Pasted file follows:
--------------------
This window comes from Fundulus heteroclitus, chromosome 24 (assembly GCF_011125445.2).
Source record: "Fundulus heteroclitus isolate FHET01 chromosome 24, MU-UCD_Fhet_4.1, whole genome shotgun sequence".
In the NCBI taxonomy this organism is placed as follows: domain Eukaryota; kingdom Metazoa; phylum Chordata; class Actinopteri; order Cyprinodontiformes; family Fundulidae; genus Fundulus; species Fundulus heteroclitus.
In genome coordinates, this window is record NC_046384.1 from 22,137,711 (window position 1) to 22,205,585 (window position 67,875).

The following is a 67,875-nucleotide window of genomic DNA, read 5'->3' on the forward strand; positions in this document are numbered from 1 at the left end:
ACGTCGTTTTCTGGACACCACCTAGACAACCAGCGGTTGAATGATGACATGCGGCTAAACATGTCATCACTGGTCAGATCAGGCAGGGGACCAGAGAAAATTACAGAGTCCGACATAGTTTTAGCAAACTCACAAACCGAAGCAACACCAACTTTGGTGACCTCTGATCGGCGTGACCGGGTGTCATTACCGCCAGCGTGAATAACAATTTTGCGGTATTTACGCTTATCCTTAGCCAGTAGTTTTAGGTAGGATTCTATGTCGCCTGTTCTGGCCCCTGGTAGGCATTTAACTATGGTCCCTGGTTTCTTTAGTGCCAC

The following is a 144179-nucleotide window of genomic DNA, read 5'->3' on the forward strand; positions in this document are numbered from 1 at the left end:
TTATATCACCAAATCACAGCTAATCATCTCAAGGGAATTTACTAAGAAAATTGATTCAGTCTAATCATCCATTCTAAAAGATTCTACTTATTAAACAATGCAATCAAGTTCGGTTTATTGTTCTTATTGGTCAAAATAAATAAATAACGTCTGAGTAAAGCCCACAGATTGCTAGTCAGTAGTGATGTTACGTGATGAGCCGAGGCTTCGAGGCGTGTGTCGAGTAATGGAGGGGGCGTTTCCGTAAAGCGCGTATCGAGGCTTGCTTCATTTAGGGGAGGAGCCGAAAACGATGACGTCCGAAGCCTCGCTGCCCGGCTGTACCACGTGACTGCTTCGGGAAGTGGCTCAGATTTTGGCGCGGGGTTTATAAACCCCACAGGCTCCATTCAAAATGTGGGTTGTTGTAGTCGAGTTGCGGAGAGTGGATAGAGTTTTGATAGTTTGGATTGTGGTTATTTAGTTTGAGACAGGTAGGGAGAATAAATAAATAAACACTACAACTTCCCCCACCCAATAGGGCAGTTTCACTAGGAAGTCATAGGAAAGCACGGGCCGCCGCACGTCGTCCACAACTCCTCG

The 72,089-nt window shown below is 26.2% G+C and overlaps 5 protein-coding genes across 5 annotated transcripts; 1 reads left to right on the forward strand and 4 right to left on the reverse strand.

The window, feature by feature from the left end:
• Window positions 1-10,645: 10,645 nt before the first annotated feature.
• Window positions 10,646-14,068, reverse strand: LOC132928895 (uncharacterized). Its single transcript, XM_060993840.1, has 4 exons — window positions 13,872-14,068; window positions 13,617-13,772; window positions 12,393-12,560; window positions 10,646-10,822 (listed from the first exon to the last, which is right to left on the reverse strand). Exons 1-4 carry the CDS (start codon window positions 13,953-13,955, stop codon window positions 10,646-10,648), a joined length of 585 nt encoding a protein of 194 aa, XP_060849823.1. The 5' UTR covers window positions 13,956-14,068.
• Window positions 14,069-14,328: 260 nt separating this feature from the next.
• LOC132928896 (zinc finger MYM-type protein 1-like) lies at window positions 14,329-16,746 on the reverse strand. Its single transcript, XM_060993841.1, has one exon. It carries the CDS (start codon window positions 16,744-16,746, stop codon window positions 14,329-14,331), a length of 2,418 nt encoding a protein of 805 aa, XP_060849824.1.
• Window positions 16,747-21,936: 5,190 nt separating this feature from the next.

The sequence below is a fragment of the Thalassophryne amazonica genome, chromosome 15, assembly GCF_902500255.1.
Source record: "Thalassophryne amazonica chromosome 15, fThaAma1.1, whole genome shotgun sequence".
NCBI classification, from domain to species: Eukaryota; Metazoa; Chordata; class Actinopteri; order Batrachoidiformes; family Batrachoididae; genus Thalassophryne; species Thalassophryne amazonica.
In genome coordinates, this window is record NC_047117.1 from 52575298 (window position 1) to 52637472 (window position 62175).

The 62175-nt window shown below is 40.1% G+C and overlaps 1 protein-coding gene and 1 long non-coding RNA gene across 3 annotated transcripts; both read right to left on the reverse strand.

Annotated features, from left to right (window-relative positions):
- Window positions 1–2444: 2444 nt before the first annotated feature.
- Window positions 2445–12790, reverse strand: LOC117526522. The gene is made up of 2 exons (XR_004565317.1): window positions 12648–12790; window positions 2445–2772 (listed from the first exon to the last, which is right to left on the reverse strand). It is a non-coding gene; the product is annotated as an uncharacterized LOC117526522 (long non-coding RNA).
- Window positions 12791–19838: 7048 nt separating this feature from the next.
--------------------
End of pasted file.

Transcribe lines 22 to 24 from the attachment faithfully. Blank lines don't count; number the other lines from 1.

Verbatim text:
- Window positions 1–2444: 2444 nt before the first annotated feature.
- Window positions 2445–12790, reverse strand: LOC117526522. The gene is made up of 2 exons (XR_004565317.1): window positions 12648–12790; window positions 2445–2772 (listed from the first exon to the last, which is right to left on the reverse strand). It is a non-coding gene; the product is annotated as an uncharacterized LOC117526522 (long non-coding RNA).
- Window positions 12791–19838: 7048 nt separating this feature from the next.